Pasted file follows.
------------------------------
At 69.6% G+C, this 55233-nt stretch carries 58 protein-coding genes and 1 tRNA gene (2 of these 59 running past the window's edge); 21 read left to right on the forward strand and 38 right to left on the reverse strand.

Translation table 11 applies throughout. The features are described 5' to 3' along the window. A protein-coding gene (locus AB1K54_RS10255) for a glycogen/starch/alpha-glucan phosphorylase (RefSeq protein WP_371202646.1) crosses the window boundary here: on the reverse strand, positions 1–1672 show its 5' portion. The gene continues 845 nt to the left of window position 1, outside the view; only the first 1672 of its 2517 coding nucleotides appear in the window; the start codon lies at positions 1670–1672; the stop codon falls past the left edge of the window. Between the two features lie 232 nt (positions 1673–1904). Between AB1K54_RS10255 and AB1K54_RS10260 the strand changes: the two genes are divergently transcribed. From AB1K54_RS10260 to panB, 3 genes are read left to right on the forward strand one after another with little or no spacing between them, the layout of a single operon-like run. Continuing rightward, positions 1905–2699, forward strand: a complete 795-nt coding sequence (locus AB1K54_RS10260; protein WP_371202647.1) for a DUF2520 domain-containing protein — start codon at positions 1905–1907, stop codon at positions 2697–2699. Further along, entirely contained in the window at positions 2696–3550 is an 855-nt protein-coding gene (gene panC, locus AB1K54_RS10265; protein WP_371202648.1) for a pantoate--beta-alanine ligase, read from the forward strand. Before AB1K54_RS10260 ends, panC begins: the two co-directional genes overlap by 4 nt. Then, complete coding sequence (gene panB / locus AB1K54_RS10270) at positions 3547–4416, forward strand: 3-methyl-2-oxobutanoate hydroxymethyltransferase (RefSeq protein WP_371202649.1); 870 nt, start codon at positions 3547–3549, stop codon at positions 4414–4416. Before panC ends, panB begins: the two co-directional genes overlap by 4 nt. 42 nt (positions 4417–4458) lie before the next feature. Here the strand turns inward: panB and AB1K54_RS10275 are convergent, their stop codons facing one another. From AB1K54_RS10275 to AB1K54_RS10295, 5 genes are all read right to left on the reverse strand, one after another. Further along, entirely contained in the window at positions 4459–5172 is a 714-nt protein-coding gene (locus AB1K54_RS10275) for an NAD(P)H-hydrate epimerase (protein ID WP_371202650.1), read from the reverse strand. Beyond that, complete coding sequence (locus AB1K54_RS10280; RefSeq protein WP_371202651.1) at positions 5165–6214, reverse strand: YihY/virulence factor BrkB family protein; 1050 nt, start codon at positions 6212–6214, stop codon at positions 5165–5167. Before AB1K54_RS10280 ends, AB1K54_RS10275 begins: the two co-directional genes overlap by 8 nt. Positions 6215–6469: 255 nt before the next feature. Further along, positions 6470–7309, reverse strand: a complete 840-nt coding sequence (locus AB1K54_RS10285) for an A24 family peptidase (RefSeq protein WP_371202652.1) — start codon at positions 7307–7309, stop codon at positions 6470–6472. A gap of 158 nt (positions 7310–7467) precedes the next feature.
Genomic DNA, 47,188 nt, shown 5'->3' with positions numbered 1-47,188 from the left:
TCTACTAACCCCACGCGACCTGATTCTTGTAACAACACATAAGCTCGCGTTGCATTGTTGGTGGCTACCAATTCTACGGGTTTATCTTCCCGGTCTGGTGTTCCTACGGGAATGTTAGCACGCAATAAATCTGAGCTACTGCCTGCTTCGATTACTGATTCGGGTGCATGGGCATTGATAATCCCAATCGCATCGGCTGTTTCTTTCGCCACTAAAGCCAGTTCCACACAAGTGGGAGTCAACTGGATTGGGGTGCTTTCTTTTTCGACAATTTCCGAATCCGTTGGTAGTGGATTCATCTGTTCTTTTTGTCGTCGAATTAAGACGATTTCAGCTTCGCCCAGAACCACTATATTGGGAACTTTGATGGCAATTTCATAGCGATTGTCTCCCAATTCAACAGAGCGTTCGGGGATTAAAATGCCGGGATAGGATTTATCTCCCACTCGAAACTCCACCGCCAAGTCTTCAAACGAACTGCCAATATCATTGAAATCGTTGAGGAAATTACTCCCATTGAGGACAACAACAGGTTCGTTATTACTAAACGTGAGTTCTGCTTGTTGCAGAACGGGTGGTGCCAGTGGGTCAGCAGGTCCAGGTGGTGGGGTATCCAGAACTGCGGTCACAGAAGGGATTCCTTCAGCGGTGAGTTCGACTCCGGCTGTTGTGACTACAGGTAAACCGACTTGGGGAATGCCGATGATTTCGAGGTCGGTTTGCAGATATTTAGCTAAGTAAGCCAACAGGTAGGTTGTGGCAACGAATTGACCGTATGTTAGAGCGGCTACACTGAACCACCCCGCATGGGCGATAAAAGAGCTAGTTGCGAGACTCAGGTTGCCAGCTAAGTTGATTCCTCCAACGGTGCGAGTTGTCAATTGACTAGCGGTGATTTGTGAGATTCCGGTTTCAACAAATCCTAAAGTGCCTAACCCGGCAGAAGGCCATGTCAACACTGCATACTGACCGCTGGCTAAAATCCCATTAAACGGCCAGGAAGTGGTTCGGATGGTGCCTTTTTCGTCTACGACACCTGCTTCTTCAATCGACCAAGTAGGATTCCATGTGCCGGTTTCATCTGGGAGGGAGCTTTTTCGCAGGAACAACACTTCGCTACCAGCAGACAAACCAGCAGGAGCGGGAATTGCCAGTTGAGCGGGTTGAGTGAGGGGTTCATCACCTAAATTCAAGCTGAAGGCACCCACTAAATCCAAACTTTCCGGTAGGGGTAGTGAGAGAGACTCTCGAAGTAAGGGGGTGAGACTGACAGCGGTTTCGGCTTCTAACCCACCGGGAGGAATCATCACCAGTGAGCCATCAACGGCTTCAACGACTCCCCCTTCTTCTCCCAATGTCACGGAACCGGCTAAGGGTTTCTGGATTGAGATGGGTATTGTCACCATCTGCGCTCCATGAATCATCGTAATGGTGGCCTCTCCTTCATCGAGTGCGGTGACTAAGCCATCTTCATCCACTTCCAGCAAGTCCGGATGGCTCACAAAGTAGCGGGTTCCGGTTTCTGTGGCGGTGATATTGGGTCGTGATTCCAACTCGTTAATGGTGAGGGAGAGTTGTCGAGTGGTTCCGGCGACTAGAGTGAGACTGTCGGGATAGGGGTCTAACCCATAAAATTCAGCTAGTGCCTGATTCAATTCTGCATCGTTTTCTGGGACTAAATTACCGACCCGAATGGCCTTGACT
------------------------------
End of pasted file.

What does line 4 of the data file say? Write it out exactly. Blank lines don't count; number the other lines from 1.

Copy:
TCTACTAACCCCACGCGACCTGATTCTTGTAACAACACATAAGCTCGCGTTGCATTGTTGGTGGCTACCAATTCTACGGGTTTATCTTCCCGGTCTGGTGTTCCTACGGGAATGTTAGCACGCAATAAATCTGAGCTACTGCCTGCTTCGATTACTGATTCGGGTGCATGGGCATTGATAATCCCAATCGCATCGGCTGTTTCTTTCGCCACTAAAGCCAGTTCCACACAAGTGGGAGTCAACTGGATTGGGGTGCTTTCTTTTTCGACAATTTCCGAATCCGTTGGTAGTGGATTCATCTGTTCTTTTTGTCGTCGAATTAAGACGATTTCAGCTTCGCCCAGAACCACTATATTGGGAACTTTGATGGCAATTTCATAGCGATTGTCTCCCAATTCAACAGAGCGTTCGGGGATTAAAATGCCGGGATAGGATTTATCTCCCACTCGAAACTCCACCGCCAAGTCTTCAAACGAACTGCCAATATCATTGAAATCGTTGAGGAAATTACTCCCATTGAGGACAACAACAGGTTCGTTATTACTAAACGTGAGTTCTGCTTGTTGCAGAACGGGTGGTGCCAGTGGGTCAGCAGGTCCAGGTGGTGGGGTATCCAGAACTGCGGTCACAGAAGGGATTCCTTCAGCGGTGAGTTCGACTCCGGCTGTTGTGACTACAGGTAAACCGACTTGGGGAATGCCGATGATTTCGAGGTCGGTTTGCAGATATTTAGCTAAGTAAGCCAACAGGTAGGTTGTGGCAACGAATTGACCGTATGTTAGAGCGGCTACACTGAACCACCCCGCATGGGCGATAAAAGAGCTAGTTGCGAGACTCAGGTTGCCAGCTAAGTTGATTCCTCCAACGGTGCGAGTTGTCAATTGACTAGCGGTGATTTGTGAGATTCCGGTTTCAACAAATCCTAAAGTGCCTAACCCGGCAGAAGGCCATGTCAACACTGCATACTGACCGCTGGCTAAAATCCCATTAAACGGCCAGGAAGTGGTTCGGATGGTGCCTTTTTCGTCTACGACACCTGCTTCTTCAATCGACCAAGTAGGATTCCATGTGCCGGTTTCATCTGGGAGGGAGCTTTTTCGCAGGAACAACACTTCGCTACCAGCAGACAAACCAGCAGGAGCGGGAATTGCCAGTTGAGCGGGTTGAGTGAGGGGTTCATCACCTAAATTCAAGCTGAAGGCACCCACTAAATCCAAACTTTCCGGTAGGGGTAGTGAGAGAGACTCTCGAAGTAAGGGGGTGAGACTGACAGCGGTTTCGGCTTCTAACCCACCGGGAGGAATCATCACCAGTGAGCCATCAACGGCTTCAACGACTCCCCCTTCTTCTCCCAATGTCACGGAACCGGCTAAGGGTTTCTGGATTGAGATGGGTATTGTCACCATCTGCGCTCCATGAATCATCGTAATGGTGGCCTCTCCTTCATCGAGTGCGGTGACTAAGCCATCTTCATCCACTTCCAGCAAGTCCGGATGGCTCACAAAGTAGCGGGTTCCGGTTTCTGTGGCGGTGATATTGGGTCGTGATTCCAACTCGTTAATGGTGAGGGAGAGTTGTCGAGTGGTTCCGGCGACTAGAGTGAGACTGTCGGGATAGGGGTCTAACCCATAAAATTCAGCTAGTGCCTGATTCAATTCTGCATCGTTTTCTGGGACTAAATTACCGACCCGAATGGCCTTGACT